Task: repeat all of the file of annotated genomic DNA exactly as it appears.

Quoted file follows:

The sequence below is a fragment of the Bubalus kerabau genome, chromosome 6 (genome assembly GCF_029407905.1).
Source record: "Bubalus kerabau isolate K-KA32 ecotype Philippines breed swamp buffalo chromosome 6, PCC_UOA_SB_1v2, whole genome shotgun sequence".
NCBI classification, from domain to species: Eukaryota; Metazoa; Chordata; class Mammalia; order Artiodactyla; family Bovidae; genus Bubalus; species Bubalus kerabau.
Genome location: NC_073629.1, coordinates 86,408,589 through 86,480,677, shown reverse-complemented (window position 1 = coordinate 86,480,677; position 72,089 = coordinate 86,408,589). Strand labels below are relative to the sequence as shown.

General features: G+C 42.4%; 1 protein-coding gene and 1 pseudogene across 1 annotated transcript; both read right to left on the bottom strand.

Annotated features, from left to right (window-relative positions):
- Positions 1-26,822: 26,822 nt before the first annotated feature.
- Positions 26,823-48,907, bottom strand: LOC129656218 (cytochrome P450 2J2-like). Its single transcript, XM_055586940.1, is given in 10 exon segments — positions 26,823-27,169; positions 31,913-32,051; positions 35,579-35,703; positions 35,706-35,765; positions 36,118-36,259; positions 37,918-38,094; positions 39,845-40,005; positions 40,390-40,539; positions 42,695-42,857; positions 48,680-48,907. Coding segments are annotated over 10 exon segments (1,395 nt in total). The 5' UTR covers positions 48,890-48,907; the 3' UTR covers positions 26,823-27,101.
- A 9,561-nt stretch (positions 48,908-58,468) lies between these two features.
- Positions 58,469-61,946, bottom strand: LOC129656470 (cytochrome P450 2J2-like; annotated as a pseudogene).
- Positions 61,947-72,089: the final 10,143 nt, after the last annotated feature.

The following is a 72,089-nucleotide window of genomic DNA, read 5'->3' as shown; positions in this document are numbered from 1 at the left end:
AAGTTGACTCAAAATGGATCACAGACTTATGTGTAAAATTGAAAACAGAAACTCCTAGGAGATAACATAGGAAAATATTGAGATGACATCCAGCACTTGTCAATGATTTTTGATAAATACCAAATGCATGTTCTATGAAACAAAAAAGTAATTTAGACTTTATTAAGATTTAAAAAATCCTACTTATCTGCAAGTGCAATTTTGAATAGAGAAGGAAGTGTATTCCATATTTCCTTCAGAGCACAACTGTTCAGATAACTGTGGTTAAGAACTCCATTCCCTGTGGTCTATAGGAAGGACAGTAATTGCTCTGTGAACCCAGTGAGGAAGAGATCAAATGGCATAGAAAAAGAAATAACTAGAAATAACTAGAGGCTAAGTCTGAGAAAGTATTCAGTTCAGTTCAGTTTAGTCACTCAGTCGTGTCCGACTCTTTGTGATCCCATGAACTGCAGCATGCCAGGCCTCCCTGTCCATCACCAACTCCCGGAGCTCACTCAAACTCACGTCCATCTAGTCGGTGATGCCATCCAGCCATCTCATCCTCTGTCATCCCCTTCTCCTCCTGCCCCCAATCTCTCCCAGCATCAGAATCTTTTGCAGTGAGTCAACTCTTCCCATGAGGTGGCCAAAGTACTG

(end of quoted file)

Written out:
The sequence below is a fragment of the Bubalus kerabau genome, chromosome 6 (genome assembly GCF_029407905.1).
Source record: "Bubalus kerabau isolate K-KA32 ecotype Philippines breed swamp buffalo chromosome 6, PCC_UOA_SB_1v2, whole genome shotgun sequence".
NCBI classification, from domain to species: Eukaryota; Metazoa; Chordata; class Mammalia; order Artiodactyla; family Bovidae; genus Bubalus; species Bubalus kerabau.
Genome location: NC_073629.1, coordinates 86,408,589 through 86,480,677, shown reverse-complemented (window position 1 = coordinate 86,480,677; position 72,089 = coordinate 86,408,589). Strand labels below are relative to the sequence as shown.

General features: G+C 42.4%; 1 protein-coding gene and 1 pseudogene across 1 annotated transcript; both read right to left on the bottom strand.

Annotated features, from left to right (window-relative positions):
- Positions 1-26,822: 26,822 nt before the first annotated feature.
- Positions 26,823-48,907, bottom strand: LOC129656218 (cytochrome P450 2J2-like). Its single transcript, XM_055586940.1, is given in 10 exon segments — positions 26,823-27,169; positions 31,913-32,051; positions 35,579-35,703; positions 35,706-35,765; positions 36,118-36,259; positions 37,918-38,094; positions 39,845-40,005; positions 40,390-40,539; positions 42,695-42,857; positions 48,680-48,907. Coding segments are annotated over 10 exon segments (1,395 nt in total). The 5' UTR covers positions 48,890-48,907; the 3' UTR covers positions 26,823-27,101.
- A 9,561-nt stretch (positions 48,908-58,468) lies between these two features.
- Positions 58,469-61,946, bottom strand: LOC129656470 (cytochrome P450 2J2-like; annotated as a pseudogene).
- Positions 61,947-72,089: the final 10,143 nt, after the last annotated feature.

The following is a 72,089-nucleotide window of genomic DNA, read 5'->3' as shown; positions in this document are numbered from 1 at the left end:
AAGTTGACTCAAAATGGATCACAGACTTATGTGTAAAATTGAAAACAGAAACTCCTAGGAGATAACATAGGAAAATATTGAGATGACATCCAGCACTTGTCAATGATTTTTGATAAATACCAAATGCATGTTCTATGAAACAAAAAAGTAATTTAGACTTTATTAAGATTTAAAAAATCCTACTTATCTGCAAGTGCAATTTTGAATAGAGAAGGAAGTGTATTCCATATTTCCTTCAGAGCACAACTGTTCAGATAACTGTGGTTAAGAACTCCATTCCCTGTGGTCTATAGGAAGGACAGTAATTGCTCTGTGAACCCAGTGAGGAAGAGATCAAATGGCATAGAAAAAGAAATAACTAGAAATAACTAGAGGCTAAGTCTGAGAAAGTATTCAGTTCAGTTCAGTTTAGTCACTCAGTCGTGTCCGACTCTTTGTGATCCCATGAACTGCAGCATGCCAGGCCTCCCTGTCCATCACCAACTCCCGGAGCTCACTCAAACTCACGTCCATCTAGTCGGTGATGCCATCCAGCCATCTCATCCTCTGTCATCCCCTTCTCCTCCTGCCCCCAATCTCTCCCAGCATCAGAATCTTTTGCAGTGAGTCAACTCTTCCCATGAGGTGGCCAAAGTACTG